The adulteration of honeys is linked to the addition of foreign substances such as sugar syrups in honeys. Other frauds involve wrong labeling of botanical or geographical origin, but also a non-compliance with the definition of honey due to the extraction of honey that has not been matured by bees (honey harvested with too high moisture) or which comes from feeding the bees in periods of nectar flow. While some frauds are relatively simple to detect, others involve very sophisticated techniques. As we have seen in the market situation addressed in the first part of this discussion, problems of adulteration are very numerous and generate major issues in the honey market. Let us look at the main principles that will enable us to detect different types of fraud.

The addition of exogenous sugars

The adulteration of honeys has existed for many years. In the early 1900s, some publications refer to the addition of sugar (sucrose, i.e. table sugar) in honey. This led to adopting a maximum content of sucrose as one of the criteria of the definition of honey. Today technologies for the production of syrups for food in general have evolved and fraudsters no longer just add sucrose. They can choose from a wide variety of tailor-made and cheaply available products that are very similar to the natural sugar profile of honey. This is the reason why today adulterations with many sources of sugars can be found. Different ways of producing sugar syrups exist: inverted syrups (produced from cane or beet sugar) or syrups produced from starch containing plants (rice, wheat or corn e.g. high fructose corn syrups (HFCS)). These techniques leave markers such as enzymes, polysaccharides, difructose anhydrides, and 2-acetylfuran-3-glucopyranoside which allow their detection (see figure in appendix). Moreover, depending on the classification of the plant in C3- (beet, wheat, rice) or C4- (maize, cane, etc.) plants, the isotopic ratio 13C/12C will be different. C3 plants fix atmospheric CO2 using the Calvin (C3) cycle and have a lower 13C/12C ratio than C4 plants that fix CO2 using the Hatch-Slack (C4) cycle. The techniques used to detect them may be different.

Overall, there are two major types of techniques for detecting adulteration.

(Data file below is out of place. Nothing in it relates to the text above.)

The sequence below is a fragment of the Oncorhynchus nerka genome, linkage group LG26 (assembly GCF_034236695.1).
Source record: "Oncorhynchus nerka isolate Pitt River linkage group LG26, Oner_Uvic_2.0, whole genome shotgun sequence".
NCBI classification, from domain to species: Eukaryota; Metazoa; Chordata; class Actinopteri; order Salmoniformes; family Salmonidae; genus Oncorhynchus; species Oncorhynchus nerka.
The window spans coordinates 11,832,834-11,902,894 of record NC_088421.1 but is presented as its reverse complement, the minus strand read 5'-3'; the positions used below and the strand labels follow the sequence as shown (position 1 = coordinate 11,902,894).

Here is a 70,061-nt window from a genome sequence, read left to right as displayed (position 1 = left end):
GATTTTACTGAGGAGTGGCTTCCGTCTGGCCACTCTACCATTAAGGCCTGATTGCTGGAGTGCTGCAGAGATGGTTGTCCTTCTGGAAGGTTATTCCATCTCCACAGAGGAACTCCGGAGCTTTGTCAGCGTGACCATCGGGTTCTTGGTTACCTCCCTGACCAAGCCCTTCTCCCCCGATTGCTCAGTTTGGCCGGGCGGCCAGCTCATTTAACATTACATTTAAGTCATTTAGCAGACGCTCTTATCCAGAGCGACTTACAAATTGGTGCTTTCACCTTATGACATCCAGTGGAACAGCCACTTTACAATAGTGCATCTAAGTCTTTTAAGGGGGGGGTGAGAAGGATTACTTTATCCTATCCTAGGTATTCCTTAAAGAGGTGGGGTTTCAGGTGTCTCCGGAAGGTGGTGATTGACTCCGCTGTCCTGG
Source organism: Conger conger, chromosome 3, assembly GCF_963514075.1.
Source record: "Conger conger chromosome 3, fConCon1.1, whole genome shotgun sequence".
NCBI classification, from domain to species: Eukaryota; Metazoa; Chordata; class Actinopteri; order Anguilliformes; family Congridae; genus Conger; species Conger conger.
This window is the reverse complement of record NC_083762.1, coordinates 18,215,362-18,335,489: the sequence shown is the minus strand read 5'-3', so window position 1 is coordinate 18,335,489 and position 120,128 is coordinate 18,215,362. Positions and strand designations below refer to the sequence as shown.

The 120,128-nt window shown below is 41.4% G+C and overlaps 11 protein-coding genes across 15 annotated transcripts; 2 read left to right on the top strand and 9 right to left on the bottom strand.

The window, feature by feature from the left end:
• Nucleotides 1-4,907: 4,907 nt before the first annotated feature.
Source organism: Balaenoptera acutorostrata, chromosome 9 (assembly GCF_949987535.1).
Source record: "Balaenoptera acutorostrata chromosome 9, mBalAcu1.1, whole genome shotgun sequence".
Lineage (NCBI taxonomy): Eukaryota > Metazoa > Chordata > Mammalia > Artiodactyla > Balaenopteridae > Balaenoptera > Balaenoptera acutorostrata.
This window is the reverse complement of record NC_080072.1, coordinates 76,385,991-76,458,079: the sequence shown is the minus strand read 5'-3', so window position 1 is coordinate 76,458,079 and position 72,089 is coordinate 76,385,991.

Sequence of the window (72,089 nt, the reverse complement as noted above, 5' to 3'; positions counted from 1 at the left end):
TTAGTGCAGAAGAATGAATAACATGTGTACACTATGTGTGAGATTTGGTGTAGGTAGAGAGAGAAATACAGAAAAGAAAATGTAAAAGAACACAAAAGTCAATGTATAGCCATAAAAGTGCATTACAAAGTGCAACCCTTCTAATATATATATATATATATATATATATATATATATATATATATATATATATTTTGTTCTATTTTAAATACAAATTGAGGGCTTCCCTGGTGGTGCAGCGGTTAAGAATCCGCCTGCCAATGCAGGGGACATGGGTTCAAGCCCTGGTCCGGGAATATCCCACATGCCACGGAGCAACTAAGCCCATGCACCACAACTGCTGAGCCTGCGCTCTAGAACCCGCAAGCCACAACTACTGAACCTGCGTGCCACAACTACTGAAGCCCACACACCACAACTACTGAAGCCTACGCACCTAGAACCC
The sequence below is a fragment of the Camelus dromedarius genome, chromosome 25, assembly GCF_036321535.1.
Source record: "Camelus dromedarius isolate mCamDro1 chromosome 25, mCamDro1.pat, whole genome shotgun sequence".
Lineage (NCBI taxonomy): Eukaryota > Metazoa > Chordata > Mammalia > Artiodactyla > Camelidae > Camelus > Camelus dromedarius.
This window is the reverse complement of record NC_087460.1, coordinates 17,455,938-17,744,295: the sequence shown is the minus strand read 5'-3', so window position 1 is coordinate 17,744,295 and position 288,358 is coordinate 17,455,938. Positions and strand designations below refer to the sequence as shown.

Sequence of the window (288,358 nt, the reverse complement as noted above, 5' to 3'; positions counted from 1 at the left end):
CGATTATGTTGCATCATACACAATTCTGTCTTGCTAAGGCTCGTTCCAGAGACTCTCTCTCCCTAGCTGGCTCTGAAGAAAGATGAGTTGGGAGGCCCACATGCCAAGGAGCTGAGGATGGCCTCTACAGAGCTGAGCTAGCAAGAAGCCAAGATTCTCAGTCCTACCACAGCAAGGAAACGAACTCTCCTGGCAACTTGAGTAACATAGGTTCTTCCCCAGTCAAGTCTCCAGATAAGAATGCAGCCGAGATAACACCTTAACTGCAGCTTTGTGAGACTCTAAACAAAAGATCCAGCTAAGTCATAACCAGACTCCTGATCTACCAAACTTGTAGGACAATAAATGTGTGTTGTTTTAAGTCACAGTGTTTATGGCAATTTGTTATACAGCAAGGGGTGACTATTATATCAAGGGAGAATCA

The most common approach is based on the presence of markers or residues related to the botanical origin of the sugars (sugar beet, rice, maize, etc.) or the technique used to produce the syrup. The artificial enzymes used for the production of the syrup (beta-/gamma-amylase, β fructofuranosidase) can thus be sought. These enzymes are thermostable and are used in large quantities (> 1000 UE). The conversion of polymeric carbohydrate like starch or Inulin into simple sugars often leaves rests of oligosaccharides (≥DDP 4). These types of oligosaccharides are not present in honey and thus indicate the addition of exogenous sugars. Other products generated in the process of producing syrups such as difructose anhydrides (DFAs) in HFCS and invert syrups and 2-acetylfuran-3-glucopyranoside (AFGP) in rice syrups. Sugars from C3 plants can also be found on the basis of the C12/C13 ratio. Different chromatographic techniques have thus been developed over time:  thin-layer chromatography, gas chromatography coupled to a mass spectrometer, high performance liquid chromatography with evaporative light scattering detection, ultrahigh-performance liquid chromatography/quadrupole time of flight mass spectrometry. Each of these techniques has analytical limitations. One of the most advanced techniques is the one used by the European Commission's Join Research Center (JRC): the EA/LC-IRMS - Isotope ratio mass spectrometry. It takes into consideration the main sugar fractions present including the oligosaccharides. Detection and quantification limits will naturally depend on the method but may also vary depending on the type of syrup sought. For example, the technique used by the JRC does not reveal the importance of adulteration. The technique is, however, very sensitive to sugar syrups used in beekeeping feeding because it allows the detection of additions close to 1% for high fructose corn syrup sugars, 3% for sugars of rice syrup and 10% if mixed (HFCS - rice syrup).

Method like EA-LC-IRMS are not harmonised, no official methods and they might lead to different interpretations between labs. This technique thus makes it possible to detect in the honey very low levels of feeding syrup. Some operators however working on large volumes can probably make syrups that are difficult to detect with this sophisticated technique if they can modify the sugar fractions’ C12/C13 ratios.